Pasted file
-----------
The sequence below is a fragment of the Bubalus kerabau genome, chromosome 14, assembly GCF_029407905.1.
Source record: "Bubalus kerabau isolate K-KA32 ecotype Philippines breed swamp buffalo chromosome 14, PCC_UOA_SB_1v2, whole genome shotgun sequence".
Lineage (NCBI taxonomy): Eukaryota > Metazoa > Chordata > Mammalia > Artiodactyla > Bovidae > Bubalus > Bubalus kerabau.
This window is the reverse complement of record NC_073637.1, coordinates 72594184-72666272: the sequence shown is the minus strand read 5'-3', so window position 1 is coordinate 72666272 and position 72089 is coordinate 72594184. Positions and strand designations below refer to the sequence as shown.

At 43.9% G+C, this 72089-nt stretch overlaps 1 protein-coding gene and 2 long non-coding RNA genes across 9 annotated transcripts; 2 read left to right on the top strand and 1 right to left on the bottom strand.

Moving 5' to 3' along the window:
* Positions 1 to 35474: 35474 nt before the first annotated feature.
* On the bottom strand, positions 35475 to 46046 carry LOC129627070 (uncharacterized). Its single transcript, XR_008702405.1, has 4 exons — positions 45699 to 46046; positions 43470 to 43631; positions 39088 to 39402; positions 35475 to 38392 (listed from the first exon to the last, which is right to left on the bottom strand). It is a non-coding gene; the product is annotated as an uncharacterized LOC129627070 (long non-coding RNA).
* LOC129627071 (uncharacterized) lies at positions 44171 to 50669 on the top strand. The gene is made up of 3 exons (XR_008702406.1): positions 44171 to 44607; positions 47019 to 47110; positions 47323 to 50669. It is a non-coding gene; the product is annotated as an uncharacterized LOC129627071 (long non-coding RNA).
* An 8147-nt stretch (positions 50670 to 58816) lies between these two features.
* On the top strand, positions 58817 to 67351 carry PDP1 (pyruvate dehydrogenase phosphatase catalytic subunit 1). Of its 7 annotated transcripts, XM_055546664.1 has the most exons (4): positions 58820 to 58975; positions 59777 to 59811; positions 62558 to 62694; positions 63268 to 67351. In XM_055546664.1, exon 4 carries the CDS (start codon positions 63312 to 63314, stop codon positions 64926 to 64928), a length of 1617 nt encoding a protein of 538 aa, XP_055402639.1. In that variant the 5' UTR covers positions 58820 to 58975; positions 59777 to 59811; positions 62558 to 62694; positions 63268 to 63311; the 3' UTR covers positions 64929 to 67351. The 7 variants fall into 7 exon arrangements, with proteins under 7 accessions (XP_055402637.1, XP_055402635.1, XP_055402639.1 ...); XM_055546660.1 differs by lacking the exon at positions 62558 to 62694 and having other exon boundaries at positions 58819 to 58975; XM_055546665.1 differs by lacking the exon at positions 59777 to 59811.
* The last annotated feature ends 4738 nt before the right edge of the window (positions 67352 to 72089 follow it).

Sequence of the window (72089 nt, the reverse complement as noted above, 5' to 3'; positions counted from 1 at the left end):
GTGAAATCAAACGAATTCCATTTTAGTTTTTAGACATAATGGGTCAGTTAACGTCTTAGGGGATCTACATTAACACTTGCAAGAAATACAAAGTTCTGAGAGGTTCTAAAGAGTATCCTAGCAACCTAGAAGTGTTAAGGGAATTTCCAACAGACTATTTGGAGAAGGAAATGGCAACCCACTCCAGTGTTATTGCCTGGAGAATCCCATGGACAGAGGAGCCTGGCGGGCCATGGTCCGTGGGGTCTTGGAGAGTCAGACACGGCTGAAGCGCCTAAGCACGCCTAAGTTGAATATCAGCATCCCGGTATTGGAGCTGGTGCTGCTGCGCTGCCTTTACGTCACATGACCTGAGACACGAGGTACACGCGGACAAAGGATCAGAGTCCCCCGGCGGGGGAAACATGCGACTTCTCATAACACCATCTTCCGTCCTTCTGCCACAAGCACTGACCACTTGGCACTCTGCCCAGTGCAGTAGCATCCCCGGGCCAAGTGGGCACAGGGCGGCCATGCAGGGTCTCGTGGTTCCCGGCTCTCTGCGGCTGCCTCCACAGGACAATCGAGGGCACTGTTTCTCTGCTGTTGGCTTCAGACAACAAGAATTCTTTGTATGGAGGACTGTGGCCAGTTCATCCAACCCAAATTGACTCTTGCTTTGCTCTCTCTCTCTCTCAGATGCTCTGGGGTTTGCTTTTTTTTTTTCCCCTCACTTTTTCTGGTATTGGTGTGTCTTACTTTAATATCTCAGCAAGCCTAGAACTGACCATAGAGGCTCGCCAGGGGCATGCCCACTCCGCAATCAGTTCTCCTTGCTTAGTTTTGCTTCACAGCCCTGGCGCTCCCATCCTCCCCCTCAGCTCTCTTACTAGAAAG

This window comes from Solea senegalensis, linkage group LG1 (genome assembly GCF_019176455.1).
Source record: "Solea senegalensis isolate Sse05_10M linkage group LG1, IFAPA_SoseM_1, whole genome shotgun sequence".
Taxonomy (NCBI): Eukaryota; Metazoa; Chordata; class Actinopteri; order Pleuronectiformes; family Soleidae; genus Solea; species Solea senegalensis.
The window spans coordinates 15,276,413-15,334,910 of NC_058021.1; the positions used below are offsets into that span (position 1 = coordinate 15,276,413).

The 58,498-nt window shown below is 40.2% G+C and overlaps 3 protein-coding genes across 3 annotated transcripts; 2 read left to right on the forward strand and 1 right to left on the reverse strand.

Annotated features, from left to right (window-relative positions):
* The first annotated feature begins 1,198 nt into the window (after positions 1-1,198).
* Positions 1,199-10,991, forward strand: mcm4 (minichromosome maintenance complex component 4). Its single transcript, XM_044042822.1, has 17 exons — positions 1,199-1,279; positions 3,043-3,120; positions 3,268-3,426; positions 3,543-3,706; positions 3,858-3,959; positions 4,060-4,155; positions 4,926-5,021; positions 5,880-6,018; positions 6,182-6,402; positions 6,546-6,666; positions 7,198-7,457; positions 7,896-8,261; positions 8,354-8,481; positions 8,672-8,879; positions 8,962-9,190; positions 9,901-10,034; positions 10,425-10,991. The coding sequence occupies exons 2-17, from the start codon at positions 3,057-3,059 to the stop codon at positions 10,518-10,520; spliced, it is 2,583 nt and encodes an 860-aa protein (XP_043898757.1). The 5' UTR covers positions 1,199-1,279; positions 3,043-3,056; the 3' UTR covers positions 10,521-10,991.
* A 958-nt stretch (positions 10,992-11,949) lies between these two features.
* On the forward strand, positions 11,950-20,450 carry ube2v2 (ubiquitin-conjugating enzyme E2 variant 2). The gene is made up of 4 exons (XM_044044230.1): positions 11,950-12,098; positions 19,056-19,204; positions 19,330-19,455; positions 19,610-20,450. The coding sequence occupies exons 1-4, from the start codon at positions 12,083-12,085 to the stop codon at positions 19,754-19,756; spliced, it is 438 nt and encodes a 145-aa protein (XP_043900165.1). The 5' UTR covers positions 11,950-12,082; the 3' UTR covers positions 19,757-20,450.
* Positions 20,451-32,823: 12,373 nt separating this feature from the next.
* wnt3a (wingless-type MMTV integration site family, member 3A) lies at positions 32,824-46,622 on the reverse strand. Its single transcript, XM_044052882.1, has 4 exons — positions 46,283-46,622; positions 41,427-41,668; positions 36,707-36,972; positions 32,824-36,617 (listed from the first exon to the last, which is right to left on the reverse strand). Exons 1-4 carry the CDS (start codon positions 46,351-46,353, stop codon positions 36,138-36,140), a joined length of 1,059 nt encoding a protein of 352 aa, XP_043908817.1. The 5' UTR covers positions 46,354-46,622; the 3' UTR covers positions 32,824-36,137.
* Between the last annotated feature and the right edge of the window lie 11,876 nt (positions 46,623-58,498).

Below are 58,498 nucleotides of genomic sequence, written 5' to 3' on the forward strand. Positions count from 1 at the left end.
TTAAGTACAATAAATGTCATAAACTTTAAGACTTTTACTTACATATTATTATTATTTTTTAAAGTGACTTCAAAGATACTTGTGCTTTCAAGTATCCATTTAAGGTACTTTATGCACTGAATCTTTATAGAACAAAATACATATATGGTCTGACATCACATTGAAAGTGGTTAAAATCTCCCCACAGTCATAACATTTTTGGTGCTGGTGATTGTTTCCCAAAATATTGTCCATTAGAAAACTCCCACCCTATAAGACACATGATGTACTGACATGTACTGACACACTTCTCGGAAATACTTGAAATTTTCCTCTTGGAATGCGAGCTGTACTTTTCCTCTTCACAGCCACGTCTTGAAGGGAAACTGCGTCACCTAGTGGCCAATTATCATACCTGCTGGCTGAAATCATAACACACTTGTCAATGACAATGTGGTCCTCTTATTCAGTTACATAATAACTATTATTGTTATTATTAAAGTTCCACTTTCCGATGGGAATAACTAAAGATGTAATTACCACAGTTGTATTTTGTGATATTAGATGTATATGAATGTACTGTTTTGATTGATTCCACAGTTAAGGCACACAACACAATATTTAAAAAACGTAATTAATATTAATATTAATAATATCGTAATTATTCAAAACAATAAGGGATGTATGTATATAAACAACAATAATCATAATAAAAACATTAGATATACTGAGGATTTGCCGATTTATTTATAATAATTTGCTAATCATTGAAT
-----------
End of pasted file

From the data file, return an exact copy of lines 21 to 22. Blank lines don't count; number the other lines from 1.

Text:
* The first annotated feature begins 1,198 nt into the window (after positions 1-1,198).
* Positions 1,199-10,991, forward strand: mcm4 (minichromosome maintenance complex component 4). Its single transcript, XM_044042822.1, has 17 exons — positions 1,199-1,279; positions 3,043-3,120; positions 3,268-3,426; positions 3,543-3,706; positions 3,858-3,959; positions 4,060-4,155; positions 4,926-5,021; positions 5,880-6,018; positions 6,182-6,402; positions 6,546-6,666; positions 7,198-7,457; positions 7,896-8,261; positions 8,354-8,481; positions 8,672-8,879; positions 8,962-9,190; positions 9,901-10,034; positions 10,425-10,991. The coding sequence occupies exons 2-17, from the start codon at positions 3,057-3,059 to the stop codon at positions 10,518-10,520; spliced, it is 2,583 nt and encodes an 860-aa protein (XP_043898757.1). The 5' UTR covers positions 1,199-1,279; positions 3,043-3,056; the 3' UTR covers positions 10,521-10,991.